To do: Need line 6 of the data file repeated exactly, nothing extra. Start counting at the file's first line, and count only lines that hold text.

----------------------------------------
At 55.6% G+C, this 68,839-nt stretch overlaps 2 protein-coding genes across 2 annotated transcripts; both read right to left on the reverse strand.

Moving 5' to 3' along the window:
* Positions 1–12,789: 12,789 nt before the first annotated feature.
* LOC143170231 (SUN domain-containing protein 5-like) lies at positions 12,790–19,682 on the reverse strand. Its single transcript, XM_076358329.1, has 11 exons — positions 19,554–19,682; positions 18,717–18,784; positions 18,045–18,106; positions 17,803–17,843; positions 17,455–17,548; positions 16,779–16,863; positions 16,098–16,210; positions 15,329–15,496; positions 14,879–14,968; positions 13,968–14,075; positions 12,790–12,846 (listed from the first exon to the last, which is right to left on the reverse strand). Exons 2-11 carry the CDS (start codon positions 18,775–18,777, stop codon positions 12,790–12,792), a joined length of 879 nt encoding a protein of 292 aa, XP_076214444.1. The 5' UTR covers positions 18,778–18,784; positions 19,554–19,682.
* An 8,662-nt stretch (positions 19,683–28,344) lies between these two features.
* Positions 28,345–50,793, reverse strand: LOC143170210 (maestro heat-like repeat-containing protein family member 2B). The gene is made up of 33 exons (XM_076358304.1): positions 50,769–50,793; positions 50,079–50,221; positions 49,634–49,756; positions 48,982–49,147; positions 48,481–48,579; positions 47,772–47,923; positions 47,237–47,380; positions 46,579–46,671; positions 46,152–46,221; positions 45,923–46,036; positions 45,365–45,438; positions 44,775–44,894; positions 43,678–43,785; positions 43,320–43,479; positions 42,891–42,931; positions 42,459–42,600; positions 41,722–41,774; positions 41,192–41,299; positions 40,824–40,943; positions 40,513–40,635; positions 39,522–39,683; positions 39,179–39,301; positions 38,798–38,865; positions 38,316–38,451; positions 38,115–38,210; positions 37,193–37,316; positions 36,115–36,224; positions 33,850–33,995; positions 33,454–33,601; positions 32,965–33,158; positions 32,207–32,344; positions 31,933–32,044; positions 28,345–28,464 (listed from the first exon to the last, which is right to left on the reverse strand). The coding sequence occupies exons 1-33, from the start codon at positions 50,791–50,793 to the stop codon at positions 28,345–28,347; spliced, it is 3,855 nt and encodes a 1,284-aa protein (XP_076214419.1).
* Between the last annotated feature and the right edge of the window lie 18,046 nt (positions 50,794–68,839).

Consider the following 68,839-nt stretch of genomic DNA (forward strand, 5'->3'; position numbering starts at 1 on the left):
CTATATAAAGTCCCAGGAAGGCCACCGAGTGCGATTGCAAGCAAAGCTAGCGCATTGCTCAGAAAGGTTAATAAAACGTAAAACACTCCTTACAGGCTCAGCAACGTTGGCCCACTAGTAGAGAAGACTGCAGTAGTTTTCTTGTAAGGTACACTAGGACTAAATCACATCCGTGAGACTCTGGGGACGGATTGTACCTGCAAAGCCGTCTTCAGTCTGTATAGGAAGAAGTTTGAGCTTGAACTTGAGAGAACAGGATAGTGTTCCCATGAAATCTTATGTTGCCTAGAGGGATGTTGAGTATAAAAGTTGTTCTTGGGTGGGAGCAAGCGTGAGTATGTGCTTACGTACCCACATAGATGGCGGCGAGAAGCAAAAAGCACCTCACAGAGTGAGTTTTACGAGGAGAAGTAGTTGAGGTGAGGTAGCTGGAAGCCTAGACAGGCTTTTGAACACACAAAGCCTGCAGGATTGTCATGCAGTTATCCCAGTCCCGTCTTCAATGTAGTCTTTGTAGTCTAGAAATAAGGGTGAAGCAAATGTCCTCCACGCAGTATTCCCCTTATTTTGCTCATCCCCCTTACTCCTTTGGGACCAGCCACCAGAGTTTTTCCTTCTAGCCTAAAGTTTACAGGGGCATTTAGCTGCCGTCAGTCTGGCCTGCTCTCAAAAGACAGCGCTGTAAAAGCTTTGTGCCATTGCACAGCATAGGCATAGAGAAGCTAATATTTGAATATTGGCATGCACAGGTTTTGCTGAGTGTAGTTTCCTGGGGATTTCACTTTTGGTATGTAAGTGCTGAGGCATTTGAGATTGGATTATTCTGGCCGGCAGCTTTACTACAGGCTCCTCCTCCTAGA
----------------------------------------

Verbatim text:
* Positions 28,345–50,793, reverse strand: LOC143170210 (maestro heat-like repeat-containing protein family member 2B). The gene is made up of 33 exons (XM_076358304.1): positions 50,769–50,793; positions 50,079–50,221; positions 49,634–49,756; positions 48,982–49,147; positions 48,481–48,579; positions 47,772–47,923; positions 47,237–47,380; positions 46,579–46,671; positions 46,152–46,221; positions 45,923–46,036; positions 45,365–45,438; positions 44,775–44,894; positions 43,678–43,785; positions 43,320–43,479; positions 42,891–42,931; positions 42,459–42,600; positions 41,722–41,774; positions 41,192–41,299; positions 40,824–40,943; positions 40,513–40,635; positions 39,522–39,683; positions 39,179–39,301; positions 38,798–38,865; positions 38,316–38,451; positions 38,115–38,210; positions 37,193–37,316; positions 36,115–36,224; positions 33,850–33,995; positions 33,454–33,601; positions 32,965–33,158; positions 32,207–32,344; positions 31,933–32,044; positions 28,345–28,464 (listed from the first exon to the last, which is right to left on the reverse strand). The coding sequence occupies exons 1-33, from the start codon at positions 50,791–50,793 to the stop codon at positions 28,345–28,347; spliced, it is 3,855 nt and encodes a 1,284-aa protein (XP_076214419.1).